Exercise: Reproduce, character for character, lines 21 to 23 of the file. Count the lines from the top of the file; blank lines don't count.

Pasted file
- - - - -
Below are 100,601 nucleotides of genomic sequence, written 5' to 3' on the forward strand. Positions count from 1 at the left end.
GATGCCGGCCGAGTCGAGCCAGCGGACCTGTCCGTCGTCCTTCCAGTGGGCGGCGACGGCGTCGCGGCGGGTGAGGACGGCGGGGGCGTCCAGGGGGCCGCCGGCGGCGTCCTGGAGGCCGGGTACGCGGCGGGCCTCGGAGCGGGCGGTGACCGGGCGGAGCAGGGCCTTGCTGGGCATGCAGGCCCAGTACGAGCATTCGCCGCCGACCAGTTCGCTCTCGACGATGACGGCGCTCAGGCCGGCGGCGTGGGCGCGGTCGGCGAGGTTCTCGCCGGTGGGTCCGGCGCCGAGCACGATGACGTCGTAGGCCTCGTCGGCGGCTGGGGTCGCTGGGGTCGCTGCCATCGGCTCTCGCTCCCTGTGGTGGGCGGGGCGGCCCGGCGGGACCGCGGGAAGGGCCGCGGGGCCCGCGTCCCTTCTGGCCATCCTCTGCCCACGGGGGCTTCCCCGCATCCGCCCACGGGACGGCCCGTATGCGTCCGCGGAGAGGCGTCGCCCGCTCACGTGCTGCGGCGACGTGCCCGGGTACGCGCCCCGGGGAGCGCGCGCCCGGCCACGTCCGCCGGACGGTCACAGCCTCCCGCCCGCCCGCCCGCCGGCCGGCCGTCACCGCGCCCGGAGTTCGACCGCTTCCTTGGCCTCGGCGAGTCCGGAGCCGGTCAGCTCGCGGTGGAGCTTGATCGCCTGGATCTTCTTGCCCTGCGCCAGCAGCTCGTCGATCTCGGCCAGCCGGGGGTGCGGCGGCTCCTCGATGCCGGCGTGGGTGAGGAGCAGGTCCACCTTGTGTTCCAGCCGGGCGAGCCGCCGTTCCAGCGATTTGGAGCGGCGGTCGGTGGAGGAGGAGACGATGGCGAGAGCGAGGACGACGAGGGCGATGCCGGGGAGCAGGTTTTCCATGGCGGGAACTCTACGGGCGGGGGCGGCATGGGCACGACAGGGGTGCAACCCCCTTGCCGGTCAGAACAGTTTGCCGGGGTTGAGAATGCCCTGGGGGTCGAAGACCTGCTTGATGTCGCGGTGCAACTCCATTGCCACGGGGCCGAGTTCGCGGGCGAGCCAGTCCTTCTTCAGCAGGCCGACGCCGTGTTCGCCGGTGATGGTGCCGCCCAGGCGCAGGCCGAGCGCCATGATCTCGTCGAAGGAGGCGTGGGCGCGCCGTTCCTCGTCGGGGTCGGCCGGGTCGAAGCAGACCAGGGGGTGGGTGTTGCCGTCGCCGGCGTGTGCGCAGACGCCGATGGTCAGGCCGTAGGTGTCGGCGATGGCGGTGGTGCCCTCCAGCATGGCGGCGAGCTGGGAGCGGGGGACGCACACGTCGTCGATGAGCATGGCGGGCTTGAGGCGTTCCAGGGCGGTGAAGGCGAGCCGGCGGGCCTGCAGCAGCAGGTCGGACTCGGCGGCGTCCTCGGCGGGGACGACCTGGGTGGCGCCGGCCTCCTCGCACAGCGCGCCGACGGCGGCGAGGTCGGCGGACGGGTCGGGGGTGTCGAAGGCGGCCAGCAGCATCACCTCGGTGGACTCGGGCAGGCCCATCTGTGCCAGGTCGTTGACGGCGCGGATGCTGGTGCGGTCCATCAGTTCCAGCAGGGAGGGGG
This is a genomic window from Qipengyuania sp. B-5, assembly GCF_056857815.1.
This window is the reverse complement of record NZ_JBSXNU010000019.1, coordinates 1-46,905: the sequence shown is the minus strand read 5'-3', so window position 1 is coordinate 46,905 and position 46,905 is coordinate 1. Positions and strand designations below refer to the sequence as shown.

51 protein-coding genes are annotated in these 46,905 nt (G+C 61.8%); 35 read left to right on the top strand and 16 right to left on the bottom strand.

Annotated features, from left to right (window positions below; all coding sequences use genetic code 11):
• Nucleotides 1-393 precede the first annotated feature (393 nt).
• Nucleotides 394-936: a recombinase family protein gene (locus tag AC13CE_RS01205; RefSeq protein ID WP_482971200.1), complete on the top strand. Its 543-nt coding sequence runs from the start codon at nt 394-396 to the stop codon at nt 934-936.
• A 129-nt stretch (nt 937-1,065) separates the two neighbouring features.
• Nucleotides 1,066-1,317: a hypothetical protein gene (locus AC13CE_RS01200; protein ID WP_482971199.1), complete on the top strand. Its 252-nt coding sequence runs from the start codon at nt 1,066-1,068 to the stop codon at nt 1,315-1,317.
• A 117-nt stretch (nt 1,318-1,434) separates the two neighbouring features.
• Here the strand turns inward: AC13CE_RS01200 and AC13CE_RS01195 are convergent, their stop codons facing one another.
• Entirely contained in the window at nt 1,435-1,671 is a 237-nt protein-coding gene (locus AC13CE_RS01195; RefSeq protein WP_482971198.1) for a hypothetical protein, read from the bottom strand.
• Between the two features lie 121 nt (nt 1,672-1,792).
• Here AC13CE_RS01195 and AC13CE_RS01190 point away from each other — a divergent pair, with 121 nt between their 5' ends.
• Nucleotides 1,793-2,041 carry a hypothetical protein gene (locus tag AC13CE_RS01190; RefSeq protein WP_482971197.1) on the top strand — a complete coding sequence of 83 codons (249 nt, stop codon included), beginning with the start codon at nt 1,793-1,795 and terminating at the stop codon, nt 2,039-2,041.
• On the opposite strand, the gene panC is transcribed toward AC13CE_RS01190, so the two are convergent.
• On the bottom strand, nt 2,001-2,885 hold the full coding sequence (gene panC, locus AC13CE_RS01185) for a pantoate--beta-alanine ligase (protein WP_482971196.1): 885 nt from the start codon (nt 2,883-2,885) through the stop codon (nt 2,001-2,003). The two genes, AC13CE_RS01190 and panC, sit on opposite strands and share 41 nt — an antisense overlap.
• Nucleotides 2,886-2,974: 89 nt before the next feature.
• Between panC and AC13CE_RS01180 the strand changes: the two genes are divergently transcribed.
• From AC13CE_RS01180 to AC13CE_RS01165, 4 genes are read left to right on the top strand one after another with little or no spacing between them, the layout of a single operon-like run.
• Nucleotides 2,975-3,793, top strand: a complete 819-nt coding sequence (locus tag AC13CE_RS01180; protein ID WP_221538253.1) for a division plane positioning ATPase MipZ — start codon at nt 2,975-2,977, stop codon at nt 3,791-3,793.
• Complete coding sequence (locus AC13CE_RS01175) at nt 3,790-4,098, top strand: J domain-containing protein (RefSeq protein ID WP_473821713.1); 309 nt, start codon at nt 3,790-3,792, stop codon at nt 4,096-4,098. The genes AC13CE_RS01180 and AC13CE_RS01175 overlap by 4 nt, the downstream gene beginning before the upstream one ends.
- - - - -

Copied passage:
• From AC13CE_RS01180 to AC13CE_RS01165, 4 genes are read left to right on the top strand one after another with little or no spacing between them, the layout of a single operon-like run.
• Nucleotides 2,975-3,793, top strand: a complete 819-nt coding sequence (locus tag AC13CE_RS01180; protein ID WP_221538253.1) for a division plane positioning ATPase MipZ — start codon at nt 2,975-2,977, stop codon at nt 3,791-3,793.
• Complete coding sequence (locus AC13CE_RS01175) at nt 3,790-4,098, top strand: J domain-containing protein (RefSeq protein ID WP_473821713.1); 309 nt, start codon at nt 3,790-3,792, stop codon at nt 4,096-4,098. The genes AC13CE_RS01180 and AC13CE_RS01175 overlap by 4 nt, the downstream gene beginning before the upstream one ends.